Sign in to rate

Very Clear instructions Google. Kudos.

It is also complemented by a clear “Sign in to rate” button when not signed it. When signed in it mirrors the “Write a review” button.

B – Upload Photos

The upload photos button is another great addition to Google Places. The search engines value user created content. This button and these photos, in my opinion, will add another trust signal to a location. In fact, there are examples of locations ranking very well despite the outside the metro city limits disadvantages due to geo tagged photos associated with that location. You can find my uploaded photo of the Seattle Conference Center (Map Rank E as of this post). The photos are reviewed prior to approval and appearing on the places page. Hopefully this eliminates abuse and spam of photos. Yes, photo spam in google places will be attempted.

Screen Shot from Search: "Phoenix Bug Control Bulwark"

Photos are showing up in search. This just adds to all reasons that you want to claim your place page on Google, so the owners images can show up here.


c- Best Ever Badges

The Best Ever badge. While this isn’t entirely new I thought I would take a second to catch up on this feature. The Best Ever badge shows at that top of the places page as marked C in the first image. The badge at the top tallies up the total number of best ever badge. It also shows in the review section as in the image above. While this isn’t a game changer it does give a nice additional shout out from users. For those that willy-nilly hand out 5 star reviews, perhaps this badge might be saved for the Best Ever. In fact, we should all make an oath to only ever assign 1 best ever per category. If you promise, then add a comment now with your pledge. If you make that promise then you can read on….

Only Found in Hot Pot

How to get a BEST EVER BADGE

Hot Pot. It is an option in Hot Pot. to add a Best Ever Badge. It would actually be nice to be able to sort by Best Ever Badges, but Google places reps have told me that the sort by reviews was removed due to review spam. So I imagine that searching for services with best ever badges will not be an included feature. In the mean time, it does add a  little flare to the google places section.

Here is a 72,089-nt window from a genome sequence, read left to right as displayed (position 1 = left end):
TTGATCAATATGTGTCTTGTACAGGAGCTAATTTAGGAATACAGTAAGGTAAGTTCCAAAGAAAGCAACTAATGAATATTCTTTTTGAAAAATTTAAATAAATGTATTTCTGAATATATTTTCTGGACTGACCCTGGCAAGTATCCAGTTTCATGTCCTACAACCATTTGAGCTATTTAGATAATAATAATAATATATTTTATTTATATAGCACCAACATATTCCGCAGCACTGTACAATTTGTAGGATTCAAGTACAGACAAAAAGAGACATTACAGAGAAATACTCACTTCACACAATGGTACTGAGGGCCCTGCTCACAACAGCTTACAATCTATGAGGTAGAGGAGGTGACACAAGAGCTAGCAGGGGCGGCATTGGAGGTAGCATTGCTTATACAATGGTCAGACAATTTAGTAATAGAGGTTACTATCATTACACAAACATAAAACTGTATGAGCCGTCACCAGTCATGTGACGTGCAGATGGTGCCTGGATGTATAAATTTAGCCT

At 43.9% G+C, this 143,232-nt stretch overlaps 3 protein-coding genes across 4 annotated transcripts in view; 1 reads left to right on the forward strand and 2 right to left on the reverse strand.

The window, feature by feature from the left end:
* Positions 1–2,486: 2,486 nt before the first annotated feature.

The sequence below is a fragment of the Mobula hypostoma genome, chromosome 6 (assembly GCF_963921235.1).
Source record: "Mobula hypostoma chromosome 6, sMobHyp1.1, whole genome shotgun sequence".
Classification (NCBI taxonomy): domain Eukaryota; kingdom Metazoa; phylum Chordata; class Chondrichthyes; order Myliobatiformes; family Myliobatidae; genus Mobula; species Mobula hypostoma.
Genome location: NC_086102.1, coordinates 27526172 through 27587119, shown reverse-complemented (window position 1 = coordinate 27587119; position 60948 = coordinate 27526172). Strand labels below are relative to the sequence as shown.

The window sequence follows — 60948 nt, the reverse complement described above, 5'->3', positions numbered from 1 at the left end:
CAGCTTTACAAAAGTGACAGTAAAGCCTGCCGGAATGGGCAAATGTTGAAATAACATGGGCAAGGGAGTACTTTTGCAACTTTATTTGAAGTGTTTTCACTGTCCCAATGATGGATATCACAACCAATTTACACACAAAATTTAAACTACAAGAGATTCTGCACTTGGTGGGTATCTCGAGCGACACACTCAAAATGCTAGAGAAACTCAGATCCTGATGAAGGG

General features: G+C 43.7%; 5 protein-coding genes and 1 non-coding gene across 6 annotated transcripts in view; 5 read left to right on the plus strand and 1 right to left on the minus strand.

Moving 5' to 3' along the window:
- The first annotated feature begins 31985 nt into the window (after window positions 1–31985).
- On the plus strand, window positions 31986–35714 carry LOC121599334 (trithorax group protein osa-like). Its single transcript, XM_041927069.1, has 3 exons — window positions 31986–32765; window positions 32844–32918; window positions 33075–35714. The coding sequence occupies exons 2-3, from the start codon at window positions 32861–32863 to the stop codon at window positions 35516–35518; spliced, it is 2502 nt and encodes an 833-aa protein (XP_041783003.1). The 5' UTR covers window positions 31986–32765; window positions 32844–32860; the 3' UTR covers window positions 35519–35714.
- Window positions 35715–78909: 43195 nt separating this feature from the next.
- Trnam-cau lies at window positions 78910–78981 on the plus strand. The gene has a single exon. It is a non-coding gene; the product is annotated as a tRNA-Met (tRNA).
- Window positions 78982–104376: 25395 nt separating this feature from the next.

The Smile and Frown Facelift-

This is a cross over from Google’s Hot Pot as well. As you can see in Google’s Hot Pot, there is a dislike like section. For a the restaurant this includes Food, Service, Atmosphere, Value. Google has added similar ratings to its Google Places reviews. So now you can like or dislike the Service. Users can like or dislike the Value. If you choose to select the smile next to Service or the smile next to Value a bolded “Liked Service” or a bolded “Liked Value” will appear at the end of your review. If you choose to select the frown next to Service or the frown next to Value a bolded “Disliked Service” or a bolded “Disliked Value” will appear at the end of your review.

Click Smiley face, get liked section.

Disliked Button - Not Smiley face

Overall, this is a good move toward improving Google Places reviews. Once a user is trained to look for the Liked/Disliked section, they can see at a glance if the value and service of a company was liked or disliked. More importantly, a Google Places user may see a pattern that is not so obvious through the traditional star rating system; perhaps a company provides great service but the value of the service is questionable due to the cost. Plus you may think a service or restaurant deserves a 5 star review while still disliking something about the company. In the image above the review for the restaurant was 5 stars, but the reviewer disliked; “Value”. With two easy clicks of the mouse, a reviewer can qualify his or her review and make it much more useful for the end user.

One con with the new Liked/Disliked button is that it is not easily seen. A suggestion might be to change the color of the text or to add a graphic depiction of their choices. In my opinion, it is important to differentiate the Liked/Disliked section from the text of the review. But they aren’t calling me for Phoenix bug control.

And the Favicon

– Yes, just giving a shout out to the new Favicon in google places. I like it. That’s all.